Difference between revisions of "CISC181 S2017"

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|Generics, <tt>shuffle</tt>, <tt>sort</tt>
|Generics, <tt>shuffle</tt>, <tt>sort</tt>
|ZJ 14, [https://docs.oracle.com/javase/tutorial/collections/interfaces/collection.html Collection interface]
|ZJ 14, [https://docs.oracle.com/javase/tutorial/collections/interfaces/collection.html Collection interface]
|[https://docs.google.com/presentation/d/1UrXB0JhLZAQ6wsQ6F5sBR7j4wk_AH_xF9BRVHc9Df7I/edit?usp=sharing slides]
|[https://docs.google.com/presentation/d/1UrXB0JhLZAQ6wsQ6F5sBR7j4wk_AH_xF9BRVHc9Df7I/edit?usp=sharing slides]<br>''Lab #7 (Apr. 10)''

Revision as of 00:42, 7 February 2017

Course information

Description CISC 181 (section 080) -- Introduction to Computer Science II (Honors)

Principles of computer science illustrated and applied through programming in the object oriented language Java. Programming projects illustrate computational problems, styles and issues that arise in computer systems development and in several application areas.

Instructor Prof. Christopher Rasmussen
E-mail: cer@cis.udel.edu
Office: Smith 446
Office hours: Mondays, 10 am -- 12 pm
TA Abraham McIlvaine, E-mail: abemac@udel.edu, office hours: zzz in Smith 201
Discussion We will be using Piazza as a forum for questions about labs, homeworks, exams, and any other course topic. Rather than sending e-mail to a TA or the professor, post your question there so that everyone else can see the answer, and other students can contribute their knowledge. If your question involves posting code, make sure it is the minimum amount necessary to explain the problem you are having.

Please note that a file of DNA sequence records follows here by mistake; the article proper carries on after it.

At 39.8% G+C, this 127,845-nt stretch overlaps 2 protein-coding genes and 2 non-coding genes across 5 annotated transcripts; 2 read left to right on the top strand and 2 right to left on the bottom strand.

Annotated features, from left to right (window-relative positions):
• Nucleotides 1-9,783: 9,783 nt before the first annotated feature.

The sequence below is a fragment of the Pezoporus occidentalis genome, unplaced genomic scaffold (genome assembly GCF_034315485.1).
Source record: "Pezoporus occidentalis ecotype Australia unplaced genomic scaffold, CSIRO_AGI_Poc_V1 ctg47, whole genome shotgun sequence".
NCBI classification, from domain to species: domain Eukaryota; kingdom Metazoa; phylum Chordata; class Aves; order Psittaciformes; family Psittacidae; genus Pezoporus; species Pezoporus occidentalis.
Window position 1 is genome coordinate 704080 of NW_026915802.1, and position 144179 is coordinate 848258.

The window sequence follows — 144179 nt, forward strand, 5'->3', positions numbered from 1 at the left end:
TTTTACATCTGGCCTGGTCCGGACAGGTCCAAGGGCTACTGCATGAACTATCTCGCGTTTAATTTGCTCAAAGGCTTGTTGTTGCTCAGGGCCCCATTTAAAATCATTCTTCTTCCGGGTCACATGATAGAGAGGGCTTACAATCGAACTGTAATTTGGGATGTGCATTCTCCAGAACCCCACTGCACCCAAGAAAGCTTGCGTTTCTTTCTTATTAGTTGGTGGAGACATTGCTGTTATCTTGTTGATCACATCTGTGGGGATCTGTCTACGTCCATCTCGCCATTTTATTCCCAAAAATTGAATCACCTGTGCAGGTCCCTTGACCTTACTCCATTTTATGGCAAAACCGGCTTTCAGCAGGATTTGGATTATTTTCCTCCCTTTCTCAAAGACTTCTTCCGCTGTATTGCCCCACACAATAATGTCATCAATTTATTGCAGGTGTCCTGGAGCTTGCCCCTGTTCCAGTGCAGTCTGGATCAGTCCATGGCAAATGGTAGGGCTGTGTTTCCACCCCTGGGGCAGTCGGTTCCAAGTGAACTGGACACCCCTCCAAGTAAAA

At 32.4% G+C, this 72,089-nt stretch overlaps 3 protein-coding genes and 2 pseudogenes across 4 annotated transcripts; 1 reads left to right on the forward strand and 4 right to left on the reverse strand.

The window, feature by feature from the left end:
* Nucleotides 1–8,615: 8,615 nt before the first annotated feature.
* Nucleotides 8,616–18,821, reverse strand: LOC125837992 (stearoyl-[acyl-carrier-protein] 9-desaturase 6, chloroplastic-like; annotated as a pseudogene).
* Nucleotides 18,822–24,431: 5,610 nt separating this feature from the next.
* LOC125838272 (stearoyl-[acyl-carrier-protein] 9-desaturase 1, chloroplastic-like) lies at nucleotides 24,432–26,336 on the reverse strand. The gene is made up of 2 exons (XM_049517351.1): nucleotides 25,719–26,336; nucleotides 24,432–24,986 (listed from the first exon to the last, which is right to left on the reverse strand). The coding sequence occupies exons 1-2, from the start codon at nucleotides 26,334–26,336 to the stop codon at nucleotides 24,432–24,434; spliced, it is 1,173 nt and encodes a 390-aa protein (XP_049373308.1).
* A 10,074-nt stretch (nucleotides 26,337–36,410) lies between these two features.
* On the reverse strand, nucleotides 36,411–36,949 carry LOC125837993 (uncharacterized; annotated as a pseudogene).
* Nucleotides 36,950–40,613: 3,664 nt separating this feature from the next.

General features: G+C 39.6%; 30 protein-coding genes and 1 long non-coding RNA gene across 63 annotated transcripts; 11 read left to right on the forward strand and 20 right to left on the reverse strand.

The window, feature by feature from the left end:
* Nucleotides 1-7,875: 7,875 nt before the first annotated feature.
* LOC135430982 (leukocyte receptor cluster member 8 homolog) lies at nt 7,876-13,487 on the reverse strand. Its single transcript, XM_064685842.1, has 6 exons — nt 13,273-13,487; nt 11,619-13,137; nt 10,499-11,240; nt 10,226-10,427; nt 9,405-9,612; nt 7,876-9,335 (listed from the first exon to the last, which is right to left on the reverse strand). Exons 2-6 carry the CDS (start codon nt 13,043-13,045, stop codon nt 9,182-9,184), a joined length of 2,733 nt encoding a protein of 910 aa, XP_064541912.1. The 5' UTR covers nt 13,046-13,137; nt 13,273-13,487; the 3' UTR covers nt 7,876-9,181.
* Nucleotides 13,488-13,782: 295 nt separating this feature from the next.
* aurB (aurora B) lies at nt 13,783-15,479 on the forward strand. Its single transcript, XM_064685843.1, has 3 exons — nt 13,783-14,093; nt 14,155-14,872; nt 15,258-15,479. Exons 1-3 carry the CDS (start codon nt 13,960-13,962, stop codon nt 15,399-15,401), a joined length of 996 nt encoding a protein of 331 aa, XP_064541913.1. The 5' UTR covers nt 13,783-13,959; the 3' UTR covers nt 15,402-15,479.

• Lecture: Tuesdays and Thursdays, 11:00 am to 12:15 pm in Brown 116
  • Lab section: Mondays from 4:40 pm to 5:30 pm in Spencer 010
  • 10% Activity completion in ZJ
  • 30% Labs (3% each). These are sets of small tasks/programs which must be done individually and are due Friday night of the same week. Attendance counts for 0.5% of each lab -- more details here
  • 20% Programming project (10% for each milestone). This is a multi-step assignment which may be done as part of a pair
  • 20% Midterm exam
  • 20% Final exam (functionally, this is a second midterm)
  • "Bonus 2%" Complete end-of-semester course evaluation